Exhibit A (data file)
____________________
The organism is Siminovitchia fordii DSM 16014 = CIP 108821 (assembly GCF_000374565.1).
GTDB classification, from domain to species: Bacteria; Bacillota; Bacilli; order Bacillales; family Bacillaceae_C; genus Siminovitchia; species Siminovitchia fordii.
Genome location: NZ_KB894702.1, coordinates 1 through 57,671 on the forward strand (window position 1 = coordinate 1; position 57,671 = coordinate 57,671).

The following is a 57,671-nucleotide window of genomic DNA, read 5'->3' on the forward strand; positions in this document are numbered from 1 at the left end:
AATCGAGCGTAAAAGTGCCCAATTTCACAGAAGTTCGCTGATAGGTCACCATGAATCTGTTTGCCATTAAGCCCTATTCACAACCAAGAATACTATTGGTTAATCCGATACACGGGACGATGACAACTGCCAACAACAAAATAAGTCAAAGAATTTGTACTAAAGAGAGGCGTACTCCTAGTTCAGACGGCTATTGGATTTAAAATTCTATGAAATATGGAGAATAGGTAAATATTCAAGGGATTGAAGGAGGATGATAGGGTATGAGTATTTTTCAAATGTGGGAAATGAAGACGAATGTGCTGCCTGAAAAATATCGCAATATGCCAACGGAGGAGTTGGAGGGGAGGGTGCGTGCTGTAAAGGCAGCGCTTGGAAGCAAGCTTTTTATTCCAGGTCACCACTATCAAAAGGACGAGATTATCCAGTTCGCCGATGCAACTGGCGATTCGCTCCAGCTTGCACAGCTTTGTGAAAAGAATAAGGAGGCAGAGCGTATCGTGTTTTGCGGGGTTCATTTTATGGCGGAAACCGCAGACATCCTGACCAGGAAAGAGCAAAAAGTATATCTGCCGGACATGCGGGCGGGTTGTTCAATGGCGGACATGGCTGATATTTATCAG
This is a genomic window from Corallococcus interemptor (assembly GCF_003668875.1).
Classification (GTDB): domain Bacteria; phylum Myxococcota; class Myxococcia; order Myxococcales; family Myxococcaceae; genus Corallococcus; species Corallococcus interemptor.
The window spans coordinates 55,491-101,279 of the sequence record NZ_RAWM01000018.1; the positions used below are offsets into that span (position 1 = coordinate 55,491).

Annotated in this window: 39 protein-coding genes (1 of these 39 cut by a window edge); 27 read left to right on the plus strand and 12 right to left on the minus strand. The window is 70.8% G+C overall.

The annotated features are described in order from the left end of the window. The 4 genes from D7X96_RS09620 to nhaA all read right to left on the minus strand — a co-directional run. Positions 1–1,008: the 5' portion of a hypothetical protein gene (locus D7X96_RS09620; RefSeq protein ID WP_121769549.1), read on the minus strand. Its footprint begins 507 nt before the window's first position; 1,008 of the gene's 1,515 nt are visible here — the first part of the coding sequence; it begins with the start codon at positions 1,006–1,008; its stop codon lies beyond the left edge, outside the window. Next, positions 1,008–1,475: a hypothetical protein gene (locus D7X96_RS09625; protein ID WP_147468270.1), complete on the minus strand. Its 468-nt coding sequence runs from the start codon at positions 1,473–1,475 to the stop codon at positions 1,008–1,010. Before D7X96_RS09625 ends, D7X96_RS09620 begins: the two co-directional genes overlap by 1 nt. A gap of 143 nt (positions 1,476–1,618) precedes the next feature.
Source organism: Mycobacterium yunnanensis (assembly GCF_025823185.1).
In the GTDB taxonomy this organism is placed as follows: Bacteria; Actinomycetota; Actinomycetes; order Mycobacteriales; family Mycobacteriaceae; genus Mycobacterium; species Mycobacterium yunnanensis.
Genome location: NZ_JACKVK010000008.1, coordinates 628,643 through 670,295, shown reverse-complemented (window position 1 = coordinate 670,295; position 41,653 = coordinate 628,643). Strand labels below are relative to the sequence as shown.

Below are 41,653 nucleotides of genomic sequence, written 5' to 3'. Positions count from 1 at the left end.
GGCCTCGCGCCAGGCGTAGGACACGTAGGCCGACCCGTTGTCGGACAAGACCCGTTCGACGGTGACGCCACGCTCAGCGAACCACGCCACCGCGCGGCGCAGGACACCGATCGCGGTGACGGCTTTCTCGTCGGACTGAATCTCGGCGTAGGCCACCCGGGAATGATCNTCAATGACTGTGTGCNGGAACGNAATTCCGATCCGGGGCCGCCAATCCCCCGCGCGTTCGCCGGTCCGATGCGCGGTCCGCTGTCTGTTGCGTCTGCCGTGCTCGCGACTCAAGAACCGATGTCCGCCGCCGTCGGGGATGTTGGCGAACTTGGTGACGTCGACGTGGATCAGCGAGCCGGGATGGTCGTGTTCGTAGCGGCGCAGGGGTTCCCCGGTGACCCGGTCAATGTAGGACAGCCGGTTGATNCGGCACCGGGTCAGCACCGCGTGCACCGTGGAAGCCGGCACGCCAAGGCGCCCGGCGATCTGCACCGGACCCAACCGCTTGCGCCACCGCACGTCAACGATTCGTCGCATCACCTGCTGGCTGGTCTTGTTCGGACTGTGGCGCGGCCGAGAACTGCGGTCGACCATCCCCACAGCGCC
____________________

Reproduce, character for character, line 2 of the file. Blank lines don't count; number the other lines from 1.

GTDB classification, from domain to species: Bacteria; Bacillota; Bacilli; order Bacillales; family Bacillaceae_C; genus Siminovitchia; species Siminovitchia fordii.